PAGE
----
NY1's celebration of Asian American Heritage Week continues in Chinatown, where several Chinese restaurants and contemporary artists are creating a unique cultural exchange in a project that is up through July. NY1's Arts reporter Stephanie Simon filed the following report.
Of course, there's plenty of great takeout in Chinatown, but artist Jason Bailor Losh is adding a whole new flavor with his art project "Chinese Take Out." He asked Chinatown restaurants to give him objects from their establishments, in exchange for new works of art.
The objects that were "taken out" are now on view at the Art In General gallery on Walker Street.
"You'll see a lot of objects that are fairly cliche and represent things that you'd probably see in a Chinese restaurant all the time, and you may ask yourself, 'Why are we showing them in the gallery space?' It's because they're culturally revelent and they have a significance to the locations and they mean something to those locations," says Losh. "It could be about feng shui, it could be about bringing prosperity to their businesses, and as an average viewer and attendee of these restaurants, we just walk by. We see things and we don't pay attention to it."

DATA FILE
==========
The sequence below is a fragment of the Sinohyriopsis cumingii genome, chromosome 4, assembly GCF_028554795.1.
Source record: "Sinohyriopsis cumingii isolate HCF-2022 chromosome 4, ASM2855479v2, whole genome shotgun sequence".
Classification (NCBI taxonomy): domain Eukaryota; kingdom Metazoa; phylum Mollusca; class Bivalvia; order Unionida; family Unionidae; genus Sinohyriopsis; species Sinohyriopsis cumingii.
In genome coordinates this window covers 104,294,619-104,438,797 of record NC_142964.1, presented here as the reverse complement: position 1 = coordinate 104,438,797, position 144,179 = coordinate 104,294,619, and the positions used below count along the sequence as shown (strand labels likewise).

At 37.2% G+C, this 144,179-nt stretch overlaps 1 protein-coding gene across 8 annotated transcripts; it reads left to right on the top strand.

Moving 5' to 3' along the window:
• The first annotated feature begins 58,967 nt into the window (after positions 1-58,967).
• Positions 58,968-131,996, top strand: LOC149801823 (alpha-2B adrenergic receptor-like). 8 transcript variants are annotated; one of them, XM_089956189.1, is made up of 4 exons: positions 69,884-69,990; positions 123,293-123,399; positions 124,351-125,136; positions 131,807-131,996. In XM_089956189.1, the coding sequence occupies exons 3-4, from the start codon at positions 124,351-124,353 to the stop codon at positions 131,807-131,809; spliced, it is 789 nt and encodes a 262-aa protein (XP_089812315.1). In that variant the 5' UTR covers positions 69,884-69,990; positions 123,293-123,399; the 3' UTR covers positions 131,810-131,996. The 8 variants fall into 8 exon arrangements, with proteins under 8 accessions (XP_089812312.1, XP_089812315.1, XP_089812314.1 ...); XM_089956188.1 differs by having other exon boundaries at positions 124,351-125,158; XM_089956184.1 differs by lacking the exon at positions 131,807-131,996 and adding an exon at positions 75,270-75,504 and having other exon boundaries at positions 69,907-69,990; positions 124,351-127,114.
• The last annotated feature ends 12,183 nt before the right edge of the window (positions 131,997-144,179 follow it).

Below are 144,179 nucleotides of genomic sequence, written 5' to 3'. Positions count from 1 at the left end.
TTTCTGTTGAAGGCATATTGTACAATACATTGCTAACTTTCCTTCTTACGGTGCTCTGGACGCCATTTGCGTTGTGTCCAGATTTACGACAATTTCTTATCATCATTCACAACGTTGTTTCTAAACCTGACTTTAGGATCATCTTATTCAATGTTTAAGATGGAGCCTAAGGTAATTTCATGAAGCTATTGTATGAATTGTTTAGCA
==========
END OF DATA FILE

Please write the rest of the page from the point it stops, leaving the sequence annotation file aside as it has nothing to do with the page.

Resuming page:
At Old Shanghai Deluxe restaurant, co-owner Yu Lin Zhu gave a traditional Chinese landscape for a contemporary photograph of a tree by a house by artist Lucas Blalock.
"I think a cultural exchange between Chinese traditional art and Western modern art has a lot of significance for our costumers and also for myself," says Zhu through an interpreter. "I am myself also a lover of photography."
The photograph, which places a flat, white outline around the tree, is especially welcome in Old Shanghai Deluxe.
"This piece uses this technique that comes from the film era in photography, where if you want to remove an object from its surroundings, say lipstick in a lipstick ad, you would need to sort of paint around it with a white-out material, and then it would allow you to be able to print it just sort of separate from its background," says Blalock. "But this idea can be transferred or sent from one context to another without much change."
When Losh was picking restaurants for the projects, he wasn't just interested in decor, but was also interested in good food. Even thought the project is called "Chinese Take Out," it actually encourages people to eat in and take in their surroundings.